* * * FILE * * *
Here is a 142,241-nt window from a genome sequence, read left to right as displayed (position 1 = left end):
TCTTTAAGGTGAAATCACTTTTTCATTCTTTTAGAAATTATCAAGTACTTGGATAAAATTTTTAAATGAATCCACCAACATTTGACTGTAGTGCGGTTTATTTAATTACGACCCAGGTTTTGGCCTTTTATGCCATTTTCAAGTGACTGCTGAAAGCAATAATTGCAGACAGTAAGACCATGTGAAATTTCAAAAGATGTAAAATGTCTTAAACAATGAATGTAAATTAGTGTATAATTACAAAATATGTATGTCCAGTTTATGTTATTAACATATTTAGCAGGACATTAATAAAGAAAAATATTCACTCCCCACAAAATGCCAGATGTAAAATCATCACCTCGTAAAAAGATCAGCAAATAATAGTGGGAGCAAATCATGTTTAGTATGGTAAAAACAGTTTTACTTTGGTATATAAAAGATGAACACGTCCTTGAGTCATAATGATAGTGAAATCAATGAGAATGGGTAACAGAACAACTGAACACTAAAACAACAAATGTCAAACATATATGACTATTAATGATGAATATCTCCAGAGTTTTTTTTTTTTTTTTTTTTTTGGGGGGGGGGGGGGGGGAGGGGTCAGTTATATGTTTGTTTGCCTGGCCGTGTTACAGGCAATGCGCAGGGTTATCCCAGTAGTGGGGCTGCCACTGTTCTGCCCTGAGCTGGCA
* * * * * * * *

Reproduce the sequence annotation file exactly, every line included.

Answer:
Here is a 142,241-nt window from a genome sequence, read left to right as displayed (position 1 = left end):
TCTTTAAGGTGAAATCACTTTTTCATTCTTTTAGAAATTATCAAGTACTTGGATAAAATTTTTAAATGAATCCACCAACATTTGACTGTAGTGCGGTTTATTTAATTACGACCCAGGTTTTGGCCTTTTATGCCATTTTCAAGTGACTGCTGAAAGCAATAATTGCAGACAGTAAGACCATGTGAAATTTCAAAAGATGTAAAATGTCTTAAACAATGAATGTAAATTAGTGTATAATTACAAAATATGTATGTCCAGTTTATGTTATTAACATATTTAGCAGGACATTAATAAAGAAAAATATTCACTCCCCACAAAATGCCAGATGTAAAATCATCACCTCGTAAAAAGATCAGCAAATAATAGTGGGAGCAAATCATGTTTAGTATGGTAAAAACAGTTTTACTTTGGTATATAAAAGATGAACACGTCCTTGAGTCATAATGATAGTGAAATCAATGAGAATGGGTAACAGAACAACTGAACACTAAAACAACAAATGTCAAACATATATGACTATTAATGATGAATATCTCCAGAGTTTTTTTTTTTTTTTTTTTTTTGGGGGGGGGGGGGGGGGAGGGGTCAGTTATATGTTTGTTTGCCTGGCCGTGTTACAGGCAATGCGCAGGGTTATCCCAGTAGTGGGGCTGCCACTGTTCTGCCCTGAGCTGGCA